As I got to know the people living in Ritsona, I realized that the privileges I was suddenly so aware of were the same ones many of these people had known before the war. They eased my nervousness and welcomed me with conversation that felt universal. I flipped through photos of their lost homes and smiling children. I listened to stories of falling in love, attending university, and working in professions from accounting to carpentry. I laughed at anecdotes about wild friends and nosy family members.
But the tales inevitably led to the sadness of having it all taken away. They spoke about those homes being evacuated and loved ones dispersing in the fray. They recounted years of floating from Turkey to Greece, always between camps, inching for freedom. The only difference between us was a war beyond our control.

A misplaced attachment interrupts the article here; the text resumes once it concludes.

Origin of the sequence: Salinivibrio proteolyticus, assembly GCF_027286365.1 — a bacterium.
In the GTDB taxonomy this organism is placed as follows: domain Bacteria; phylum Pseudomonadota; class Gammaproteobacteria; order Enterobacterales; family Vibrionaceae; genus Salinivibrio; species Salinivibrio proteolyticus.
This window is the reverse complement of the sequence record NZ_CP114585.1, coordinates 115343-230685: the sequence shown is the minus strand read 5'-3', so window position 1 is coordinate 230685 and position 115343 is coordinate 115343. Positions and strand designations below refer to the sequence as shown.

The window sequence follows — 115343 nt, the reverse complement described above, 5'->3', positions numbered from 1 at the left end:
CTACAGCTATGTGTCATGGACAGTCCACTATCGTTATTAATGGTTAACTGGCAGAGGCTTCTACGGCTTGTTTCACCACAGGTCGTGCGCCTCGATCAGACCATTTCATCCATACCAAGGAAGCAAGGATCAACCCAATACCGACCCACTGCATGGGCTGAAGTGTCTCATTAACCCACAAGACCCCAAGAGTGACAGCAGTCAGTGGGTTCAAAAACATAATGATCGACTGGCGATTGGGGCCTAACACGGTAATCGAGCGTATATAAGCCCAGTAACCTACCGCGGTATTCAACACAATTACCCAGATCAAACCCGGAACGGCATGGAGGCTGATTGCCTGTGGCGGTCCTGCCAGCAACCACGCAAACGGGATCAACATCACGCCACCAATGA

Days of volunteering turned into weeks. I slowly befriended families and other volunteers, easing into habits that made the situation no less harrowing, but more manageable. There was nothing normal about this environment, nothing that made it feel like a permanent place. But with each passing day, the people living there tried their best to bring some resemblance of predictability to it all.
On one particular day during lunchtime, I smelled chicken cooking over open brick fires. The food was part of a weekly distribution that was facilitated by independent volunteers, a reprieve from the army food that often caused camp-wide bouts of food poisoning. I had become close to a woman named Beriwan, and I took my usual route to her tent. To get there, I walked past a familiar sign on a scrap of wood hanging from a tree branch that overlooked a sea of tents. It said, "Home is where your mum is."